The 1950s saw momentous social changes in Glasgow. The War had accelerated the chronic deterioration of the city's housing and the Corporation in its wisdom decided that the problem would be solved by a massive programme of slum clearance and relocation of communities. The Garngad formed a core part of the Corporation's 1954 Development Plan as one of the priority areas for immediate housing action. The district had already been renamed "Royston" in 1942.
In 1953 Mick McLaughlin wrote an elegiac poem, "Farewell to Garngad":
Oh Father dear and did you hear, new houses they have built
Some of them in Easterhouse and some in Castlemilk
Balornock and Barmulloch too, they're building them like mad
And now they're taking our friends away
From the dear old Garngad.
McLaughlin summed up the feelings of people who were torn between a desire for decent houses, but were reluctant to leave communities where their families had lived for generations. My own family along with the French, McCann, Elliott, McCormick, McInally, McDaid families and others left The Hill (Roystonhill) and Rosemount Street in the late 1950s for Easterhouse. They were later joined by the Daly, McBride, Monaghan, Power, Berry, Keenan, Connolly, McGrory and many other families to form the Garngad diaspora in the far east!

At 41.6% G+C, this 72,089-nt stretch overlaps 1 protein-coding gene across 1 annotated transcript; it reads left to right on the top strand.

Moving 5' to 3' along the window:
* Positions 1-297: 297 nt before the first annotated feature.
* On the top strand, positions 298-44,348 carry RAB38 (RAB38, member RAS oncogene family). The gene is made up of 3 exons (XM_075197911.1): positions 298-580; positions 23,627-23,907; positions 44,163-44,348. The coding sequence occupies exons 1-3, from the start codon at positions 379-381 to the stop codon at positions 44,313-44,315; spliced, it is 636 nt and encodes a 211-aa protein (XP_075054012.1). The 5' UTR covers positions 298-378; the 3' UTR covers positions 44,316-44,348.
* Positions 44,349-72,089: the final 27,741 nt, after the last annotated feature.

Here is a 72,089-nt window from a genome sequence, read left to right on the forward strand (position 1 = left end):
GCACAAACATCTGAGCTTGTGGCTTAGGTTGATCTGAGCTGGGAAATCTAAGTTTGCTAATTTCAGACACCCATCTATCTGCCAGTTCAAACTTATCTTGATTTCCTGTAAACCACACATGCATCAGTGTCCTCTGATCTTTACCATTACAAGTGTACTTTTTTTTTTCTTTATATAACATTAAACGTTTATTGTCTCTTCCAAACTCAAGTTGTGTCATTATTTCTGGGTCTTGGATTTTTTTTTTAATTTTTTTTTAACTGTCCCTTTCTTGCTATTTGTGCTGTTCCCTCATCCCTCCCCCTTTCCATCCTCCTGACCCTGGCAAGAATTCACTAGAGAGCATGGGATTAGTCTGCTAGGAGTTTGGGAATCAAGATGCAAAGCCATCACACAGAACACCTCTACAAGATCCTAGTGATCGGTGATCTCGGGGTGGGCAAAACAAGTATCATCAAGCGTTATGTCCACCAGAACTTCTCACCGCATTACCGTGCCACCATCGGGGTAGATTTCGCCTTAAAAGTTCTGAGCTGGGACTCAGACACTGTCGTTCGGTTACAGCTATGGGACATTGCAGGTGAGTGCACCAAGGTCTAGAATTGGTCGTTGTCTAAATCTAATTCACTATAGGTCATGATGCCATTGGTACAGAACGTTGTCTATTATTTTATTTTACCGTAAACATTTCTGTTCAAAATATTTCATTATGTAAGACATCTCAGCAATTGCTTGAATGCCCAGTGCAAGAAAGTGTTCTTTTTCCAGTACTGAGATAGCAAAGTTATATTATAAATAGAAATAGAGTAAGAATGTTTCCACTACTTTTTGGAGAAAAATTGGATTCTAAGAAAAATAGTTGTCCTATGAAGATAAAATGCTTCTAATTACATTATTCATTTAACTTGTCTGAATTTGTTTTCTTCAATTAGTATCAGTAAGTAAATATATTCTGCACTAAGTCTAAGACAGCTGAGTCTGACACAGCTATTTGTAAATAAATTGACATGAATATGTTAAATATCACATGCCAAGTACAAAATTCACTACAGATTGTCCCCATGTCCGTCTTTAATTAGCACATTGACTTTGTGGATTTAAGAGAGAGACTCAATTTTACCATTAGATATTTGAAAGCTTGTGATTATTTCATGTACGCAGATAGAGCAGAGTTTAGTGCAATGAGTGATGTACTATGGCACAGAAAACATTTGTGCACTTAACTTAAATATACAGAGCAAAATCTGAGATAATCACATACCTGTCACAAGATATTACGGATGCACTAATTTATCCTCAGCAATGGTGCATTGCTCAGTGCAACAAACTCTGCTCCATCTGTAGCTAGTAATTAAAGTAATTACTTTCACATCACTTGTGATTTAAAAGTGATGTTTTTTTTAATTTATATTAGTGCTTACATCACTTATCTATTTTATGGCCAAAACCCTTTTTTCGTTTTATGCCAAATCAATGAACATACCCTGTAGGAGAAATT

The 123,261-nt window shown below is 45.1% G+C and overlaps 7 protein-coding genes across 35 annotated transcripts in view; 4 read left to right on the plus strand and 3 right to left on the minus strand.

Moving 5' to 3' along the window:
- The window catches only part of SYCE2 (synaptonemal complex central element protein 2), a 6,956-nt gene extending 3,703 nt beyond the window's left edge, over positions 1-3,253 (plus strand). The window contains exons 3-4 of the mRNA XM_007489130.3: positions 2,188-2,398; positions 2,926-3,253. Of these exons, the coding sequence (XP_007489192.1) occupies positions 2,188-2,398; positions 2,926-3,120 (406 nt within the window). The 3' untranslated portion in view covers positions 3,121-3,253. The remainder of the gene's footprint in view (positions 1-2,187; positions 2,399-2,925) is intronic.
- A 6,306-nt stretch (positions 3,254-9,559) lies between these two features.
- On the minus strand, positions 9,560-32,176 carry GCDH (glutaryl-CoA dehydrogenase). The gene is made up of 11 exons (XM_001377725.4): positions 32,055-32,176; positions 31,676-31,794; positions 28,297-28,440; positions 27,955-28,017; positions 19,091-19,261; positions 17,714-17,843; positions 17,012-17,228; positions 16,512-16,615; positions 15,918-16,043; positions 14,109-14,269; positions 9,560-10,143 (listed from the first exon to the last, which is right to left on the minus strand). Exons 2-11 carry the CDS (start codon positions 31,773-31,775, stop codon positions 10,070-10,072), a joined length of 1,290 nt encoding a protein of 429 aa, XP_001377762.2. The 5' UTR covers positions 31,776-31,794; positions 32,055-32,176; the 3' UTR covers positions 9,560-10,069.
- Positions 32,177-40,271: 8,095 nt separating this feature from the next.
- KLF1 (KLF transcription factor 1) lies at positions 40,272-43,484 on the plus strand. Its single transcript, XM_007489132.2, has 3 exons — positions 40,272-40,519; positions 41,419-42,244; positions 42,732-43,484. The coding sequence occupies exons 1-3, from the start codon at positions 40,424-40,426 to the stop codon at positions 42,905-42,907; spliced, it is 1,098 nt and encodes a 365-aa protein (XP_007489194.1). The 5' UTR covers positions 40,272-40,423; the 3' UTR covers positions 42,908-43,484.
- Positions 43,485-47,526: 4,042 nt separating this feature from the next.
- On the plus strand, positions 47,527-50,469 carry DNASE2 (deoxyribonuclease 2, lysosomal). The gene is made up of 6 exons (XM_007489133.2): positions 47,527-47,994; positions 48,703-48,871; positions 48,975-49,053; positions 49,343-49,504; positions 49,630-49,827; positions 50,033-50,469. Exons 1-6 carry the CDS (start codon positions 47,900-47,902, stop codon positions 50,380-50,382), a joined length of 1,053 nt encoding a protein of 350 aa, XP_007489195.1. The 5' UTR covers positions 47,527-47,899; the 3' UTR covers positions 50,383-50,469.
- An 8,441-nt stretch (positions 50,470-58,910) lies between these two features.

Some people remained in the Garngad, moving to the "Copperwork Scheme" built on the site of the old Tharsis Copper & Sulphur Works. Yet despite the localised building programme, by 1960 Corporation planners recognised that the extent of clearance in the district was creating a skewed residential profile. The solution was to pursue the high-rise option. The 20-storey blocks in Royston Area "A" were built at record speed in an attempt to retain the community's integrity. High-rise generated problems in the long term and some of Royston's tower blocks required demolition in the 1990s. However, other post-war developments joined with earlier housing projects at Royston Square, Roystonhill, Blochairn Road, "The Steel Houses" and Germiston, so that the area gradually reconstructed a strong community identity that remains today.
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